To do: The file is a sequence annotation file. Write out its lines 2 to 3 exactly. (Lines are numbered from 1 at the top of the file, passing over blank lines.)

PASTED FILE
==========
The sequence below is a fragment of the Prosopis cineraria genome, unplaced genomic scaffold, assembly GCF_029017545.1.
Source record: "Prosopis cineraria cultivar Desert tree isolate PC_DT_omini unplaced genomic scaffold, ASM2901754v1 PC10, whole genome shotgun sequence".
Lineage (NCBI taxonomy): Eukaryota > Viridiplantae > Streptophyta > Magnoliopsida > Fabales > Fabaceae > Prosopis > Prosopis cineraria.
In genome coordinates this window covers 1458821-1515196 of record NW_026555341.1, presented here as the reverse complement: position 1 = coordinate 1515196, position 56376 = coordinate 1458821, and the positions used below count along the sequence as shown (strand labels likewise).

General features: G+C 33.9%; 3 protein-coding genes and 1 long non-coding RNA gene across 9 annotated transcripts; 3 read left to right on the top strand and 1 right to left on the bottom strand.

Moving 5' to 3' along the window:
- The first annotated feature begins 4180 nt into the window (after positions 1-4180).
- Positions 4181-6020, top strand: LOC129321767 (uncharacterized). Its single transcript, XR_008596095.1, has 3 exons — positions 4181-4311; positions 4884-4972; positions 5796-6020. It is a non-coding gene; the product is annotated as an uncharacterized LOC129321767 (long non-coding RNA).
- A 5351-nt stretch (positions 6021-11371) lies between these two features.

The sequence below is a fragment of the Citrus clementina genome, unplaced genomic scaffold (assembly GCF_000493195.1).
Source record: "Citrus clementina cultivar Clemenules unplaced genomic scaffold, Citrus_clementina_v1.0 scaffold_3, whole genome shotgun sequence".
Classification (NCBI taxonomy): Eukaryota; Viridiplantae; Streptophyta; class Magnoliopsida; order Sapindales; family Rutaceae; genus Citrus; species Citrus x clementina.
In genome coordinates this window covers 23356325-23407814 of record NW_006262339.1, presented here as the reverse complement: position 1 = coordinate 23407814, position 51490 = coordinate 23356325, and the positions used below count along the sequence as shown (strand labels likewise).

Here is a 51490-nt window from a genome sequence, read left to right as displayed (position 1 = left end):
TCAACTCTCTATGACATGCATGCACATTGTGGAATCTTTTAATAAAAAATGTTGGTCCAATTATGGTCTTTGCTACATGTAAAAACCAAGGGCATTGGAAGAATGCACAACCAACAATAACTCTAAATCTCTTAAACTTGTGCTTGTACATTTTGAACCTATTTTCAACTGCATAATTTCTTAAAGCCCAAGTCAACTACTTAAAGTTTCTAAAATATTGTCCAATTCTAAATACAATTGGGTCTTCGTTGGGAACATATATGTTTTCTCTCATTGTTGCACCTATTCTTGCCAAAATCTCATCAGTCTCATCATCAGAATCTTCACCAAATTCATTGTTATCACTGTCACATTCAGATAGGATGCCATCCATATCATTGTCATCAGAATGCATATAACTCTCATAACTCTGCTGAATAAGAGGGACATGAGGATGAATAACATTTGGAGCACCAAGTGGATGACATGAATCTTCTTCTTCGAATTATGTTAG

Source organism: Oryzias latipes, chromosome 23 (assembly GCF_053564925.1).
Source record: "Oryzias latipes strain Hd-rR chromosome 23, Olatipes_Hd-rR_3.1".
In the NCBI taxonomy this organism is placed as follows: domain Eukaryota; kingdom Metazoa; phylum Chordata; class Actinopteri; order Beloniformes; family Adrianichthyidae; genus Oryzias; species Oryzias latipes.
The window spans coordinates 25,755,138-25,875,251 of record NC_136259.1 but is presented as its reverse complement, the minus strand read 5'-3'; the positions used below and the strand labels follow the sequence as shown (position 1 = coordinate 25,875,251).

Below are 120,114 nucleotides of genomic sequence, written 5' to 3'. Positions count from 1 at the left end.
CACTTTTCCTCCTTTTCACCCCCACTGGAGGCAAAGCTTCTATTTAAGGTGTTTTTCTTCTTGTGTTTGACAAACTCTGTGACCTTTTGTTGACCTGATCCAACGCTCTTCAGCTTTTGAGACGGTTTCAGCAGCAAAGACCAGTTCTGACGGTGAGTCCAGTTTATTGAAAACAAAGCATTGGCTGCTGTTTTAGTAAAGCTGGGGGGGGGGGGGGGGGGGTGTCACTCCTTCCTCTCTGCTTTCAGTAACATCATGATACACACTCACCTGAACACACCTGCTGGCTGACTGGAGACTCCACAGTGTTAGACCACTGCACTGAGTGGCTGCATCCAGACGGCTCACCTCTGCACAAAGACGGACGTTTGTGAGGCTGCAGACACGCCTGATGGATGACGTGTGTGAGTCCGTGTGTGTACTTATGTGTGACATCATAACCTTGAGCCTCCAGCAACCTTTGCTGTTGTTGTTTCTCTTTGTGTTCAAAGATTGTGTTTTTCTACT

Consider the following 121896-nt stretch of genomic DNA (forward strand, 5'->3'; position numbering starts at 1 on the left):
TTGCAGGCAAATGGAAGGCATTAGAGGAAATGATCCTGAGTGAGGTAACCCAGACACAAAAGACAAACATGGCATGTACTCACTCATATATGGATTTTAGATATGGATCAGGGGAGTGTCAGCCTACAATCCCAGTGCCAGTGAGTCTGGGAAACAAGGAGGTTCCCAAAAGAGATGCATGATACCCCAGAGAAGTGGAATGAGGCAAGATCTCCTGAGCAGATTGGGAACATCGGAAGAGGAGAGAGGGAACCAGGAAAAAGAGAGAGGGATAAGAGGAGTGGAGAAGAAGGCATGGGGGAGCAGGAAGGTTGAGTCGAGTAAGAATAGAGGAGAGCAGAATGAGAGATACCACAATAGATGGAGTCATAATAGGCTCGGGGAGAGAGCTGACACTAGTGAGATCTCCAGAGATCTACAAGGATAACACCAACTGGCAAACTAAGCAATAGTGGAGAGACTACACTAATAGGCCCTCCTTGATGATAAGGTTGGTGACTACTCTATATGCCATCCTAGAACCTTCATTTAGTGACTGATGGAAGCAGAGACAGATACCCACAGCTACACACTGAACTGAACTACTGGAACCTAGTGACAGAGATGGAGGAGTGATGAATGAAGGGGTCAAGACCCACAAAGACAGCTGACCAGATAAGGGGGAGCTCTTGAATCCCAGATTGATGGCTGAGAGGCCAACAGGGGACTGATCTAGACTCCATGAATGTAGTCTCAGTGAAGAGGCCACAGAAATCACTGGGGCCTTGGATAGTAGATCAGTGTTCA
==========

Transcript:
Source record: "Prosopis cineraria cultivar Desert tree isolate PC_DT_omini unplaced genomic scaffold, ASM2901754v1 PC10, whole genome shotgun sequence".
Lineage (NCBI taxonomy): Eukaryota > Viridiplantae > Streptophyta > Magnoliopsida > Fabales > Fabaceae > Prosopis > Prosopis cineraria.